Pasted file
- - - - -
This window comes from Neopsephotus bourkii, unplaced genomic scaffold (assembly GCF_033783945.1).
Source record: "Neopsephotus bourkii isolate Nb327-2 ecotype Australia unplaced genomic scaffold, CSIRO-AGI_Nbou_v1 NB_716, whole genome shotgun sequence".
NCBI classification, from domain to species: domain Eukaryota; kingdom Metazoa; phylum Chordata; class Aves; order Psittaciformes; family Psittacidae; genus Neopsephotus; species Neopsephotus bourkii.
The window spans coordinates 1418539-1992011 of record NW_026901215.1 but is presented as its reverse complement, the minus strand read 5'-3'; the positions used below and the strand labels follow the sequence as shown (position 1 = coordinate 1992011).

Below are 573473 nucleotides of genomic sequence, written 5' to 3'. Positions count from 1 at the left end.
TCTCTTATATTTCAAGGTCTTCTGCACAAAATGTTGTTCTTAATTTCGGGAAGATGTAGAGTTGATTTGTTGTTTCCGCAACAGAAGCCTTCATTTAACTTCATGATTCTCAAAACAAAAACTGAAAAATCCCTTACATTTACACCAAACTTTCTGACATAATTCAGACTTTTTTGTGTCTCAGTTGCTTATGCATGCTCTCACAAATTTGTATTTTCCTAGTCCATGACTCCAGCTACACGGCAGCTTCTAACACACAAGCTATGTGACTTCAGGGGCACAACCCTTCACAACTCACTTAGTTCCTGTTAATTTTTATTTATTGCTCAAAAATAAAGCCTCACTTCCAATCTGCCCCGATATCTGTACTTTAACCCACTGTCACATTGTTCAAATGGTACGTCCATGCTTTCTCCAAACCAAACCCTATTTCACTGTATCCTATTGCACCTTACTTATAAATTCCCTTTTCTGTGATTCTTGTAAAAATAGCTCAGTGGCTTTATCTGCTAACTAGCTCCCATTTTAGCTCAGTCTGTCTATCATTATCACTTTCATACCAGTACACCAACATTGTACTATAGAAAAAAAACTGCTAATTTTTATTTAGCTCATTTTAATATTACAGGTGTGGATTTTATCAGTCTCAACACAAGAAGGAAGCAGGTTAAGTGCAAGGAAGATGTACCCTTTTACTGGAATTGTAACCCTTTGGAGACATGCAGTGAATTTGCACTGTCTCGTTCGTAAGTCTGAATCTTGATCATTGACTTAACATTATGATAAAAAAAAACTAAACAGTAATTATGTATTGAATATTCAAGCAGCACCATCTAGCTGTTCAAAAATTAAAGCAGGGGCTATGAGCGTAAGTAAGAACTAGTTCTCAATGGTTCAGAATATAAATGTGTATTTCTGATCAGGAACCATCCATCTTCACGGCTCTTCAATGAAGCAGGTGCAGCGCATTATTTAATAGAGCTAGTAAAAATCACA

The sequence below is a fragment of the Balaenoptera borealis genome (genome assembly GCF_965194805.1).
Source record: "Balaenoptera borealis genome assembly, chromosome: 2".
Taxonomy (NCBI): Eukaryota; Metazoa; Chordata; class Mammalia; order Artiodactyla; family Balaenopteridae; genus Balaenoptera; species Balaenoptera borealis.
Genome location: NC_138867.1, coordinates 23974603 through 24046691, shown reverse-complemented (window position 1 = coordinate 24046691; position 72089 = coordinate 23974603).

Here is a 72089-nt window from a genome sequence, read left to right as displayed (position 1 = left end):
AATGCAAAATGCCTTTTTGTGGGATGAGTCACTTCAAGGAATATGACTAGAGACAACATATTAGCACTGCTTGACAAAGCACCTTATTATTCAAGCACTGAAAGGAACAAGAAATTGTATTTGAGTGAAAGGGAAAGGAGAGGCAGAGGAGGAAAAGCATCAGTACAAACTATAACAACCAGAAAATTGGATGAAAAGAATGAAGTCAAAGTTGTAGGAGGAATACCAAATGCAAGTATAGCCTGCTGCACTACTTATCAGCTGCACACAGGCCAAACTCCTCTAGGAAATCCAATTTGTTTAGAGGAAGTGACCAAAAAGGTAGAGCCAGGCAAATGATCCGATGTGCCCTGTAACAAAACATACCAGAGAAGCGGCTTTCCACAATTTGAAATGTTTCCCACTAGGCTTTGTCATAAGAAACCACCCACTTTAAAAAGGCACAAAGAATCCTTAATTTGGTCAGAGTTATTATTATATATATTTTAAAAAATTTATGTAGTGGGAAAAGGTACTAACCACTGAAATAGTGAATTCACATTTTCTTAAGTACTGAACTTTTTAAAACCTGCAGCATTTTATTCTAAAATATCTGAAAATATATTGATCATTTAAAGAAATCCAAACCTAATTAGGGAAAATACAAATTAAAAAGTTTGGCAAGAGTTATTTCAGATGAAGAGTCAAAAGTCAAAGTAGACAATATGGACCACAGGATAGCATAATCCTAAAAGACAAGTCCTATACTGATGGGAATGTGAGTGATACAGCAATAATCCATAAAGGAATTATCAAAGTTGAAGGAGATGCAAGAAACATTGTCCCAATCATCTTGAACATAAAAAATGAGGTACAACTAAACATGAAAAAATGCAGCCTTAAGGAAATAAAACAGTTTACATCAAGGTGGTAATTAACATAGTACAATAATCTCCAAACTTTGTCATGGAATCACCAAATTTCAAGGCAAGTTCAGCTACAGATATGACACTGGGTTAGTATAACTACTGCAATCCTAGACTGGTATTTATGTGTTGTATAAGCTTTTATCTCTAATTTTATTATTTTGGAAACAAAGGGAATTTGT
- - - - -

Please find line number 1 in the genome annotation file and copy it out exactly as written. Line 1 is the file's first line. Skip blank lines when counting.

This window comes from Neopsephotus bourkii, unplaced genomic scaffold (assembly GCF_033783945.1).